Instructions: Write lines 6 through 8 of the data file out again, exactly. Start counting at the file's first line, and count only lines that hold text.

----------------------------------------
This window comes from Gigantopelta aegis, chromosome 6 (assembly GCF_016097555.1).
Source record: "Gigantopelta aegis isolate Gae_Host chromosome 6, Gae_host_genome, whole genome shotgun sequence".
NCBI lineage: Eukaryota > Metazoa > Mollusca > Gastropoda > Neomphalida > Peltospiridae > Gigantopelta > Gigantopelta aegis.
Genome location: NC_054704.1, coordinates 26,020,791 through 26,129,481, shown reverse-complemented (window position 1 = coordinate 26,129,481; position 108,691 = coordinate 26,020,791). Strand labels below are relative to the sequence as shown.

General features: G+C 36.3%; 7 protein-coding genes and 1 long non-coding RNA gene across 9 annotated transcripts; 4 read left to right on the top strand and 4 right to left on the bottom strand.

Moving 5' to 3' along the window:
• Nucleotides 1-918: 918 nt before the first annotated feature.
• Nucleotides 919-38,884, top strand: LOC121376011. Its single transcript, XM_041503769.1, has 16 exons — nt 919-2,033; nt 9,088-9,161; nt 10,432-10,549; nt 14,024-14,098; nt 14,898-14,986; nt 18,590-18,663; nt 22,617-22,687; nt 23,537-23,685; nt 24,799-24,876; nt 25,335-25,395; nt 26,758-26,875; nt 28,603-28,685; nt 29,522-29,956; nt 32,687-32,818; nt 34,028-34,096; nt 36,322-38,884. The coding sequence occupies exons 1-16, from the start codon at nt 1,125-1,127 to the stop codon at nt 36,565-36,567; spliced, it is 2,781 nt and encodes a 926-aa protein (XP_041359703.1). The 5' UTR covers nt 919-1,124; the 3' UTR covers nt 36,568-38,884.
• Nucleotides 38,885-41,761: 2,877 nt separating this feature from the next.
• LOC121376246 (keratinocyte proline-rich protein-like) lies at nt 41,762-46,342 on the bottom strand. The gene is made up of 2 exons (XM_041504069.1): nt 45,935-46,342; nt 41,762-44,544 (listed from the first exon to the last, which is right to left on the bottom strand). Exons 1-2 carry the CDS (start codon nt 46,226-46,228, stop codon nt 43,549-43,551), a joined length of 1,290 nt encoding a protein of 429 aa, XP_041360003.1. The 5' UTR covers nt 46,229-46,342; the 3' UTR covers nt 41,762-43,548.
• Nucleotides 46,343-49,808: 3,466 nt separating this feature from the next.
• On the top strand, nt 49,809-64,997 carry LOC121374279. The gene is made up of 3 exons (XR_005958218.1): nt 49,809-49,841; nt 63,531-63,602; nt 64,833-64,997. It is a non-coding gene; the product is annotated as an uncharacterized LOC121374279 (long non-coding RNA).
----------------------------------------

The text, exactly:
Moving 5' to 3' along the window:
• Nucleotides 1-918: 918 nt before the first annotated feature.
• Nucleotides 919-38,884, top strand: LOC121376011. Its single transcript, XM_041503769.1, has 16 exons — nt 919-2,033; nt 9,088-9,161; nt 10,432-10,549; nt 14,024-14,098; nt 14,898-14,986; nt 18,590-18,663; nt 22,617-22,687; nt 23,537-23,685; nt 24,799-24,876; nt 25,335-25,395; nt 26,758-26,875; nt 28,603-28,685; nt 29,522-29,956; nt 32,687-32,818; nt 34,028-34,096; nt 36,322-38,884. The coding sequence occupies exons 1-16, from the start codon at nt 1,125-1,127 to the stop codon at nt 36,565-36,567; spliced, it is 2,781 nt and encodes a 926-aa protein (XP_041359703.1). The 5' UTR covers nt 919-1,124; the 3' UTR covers nt 36,568-38,884.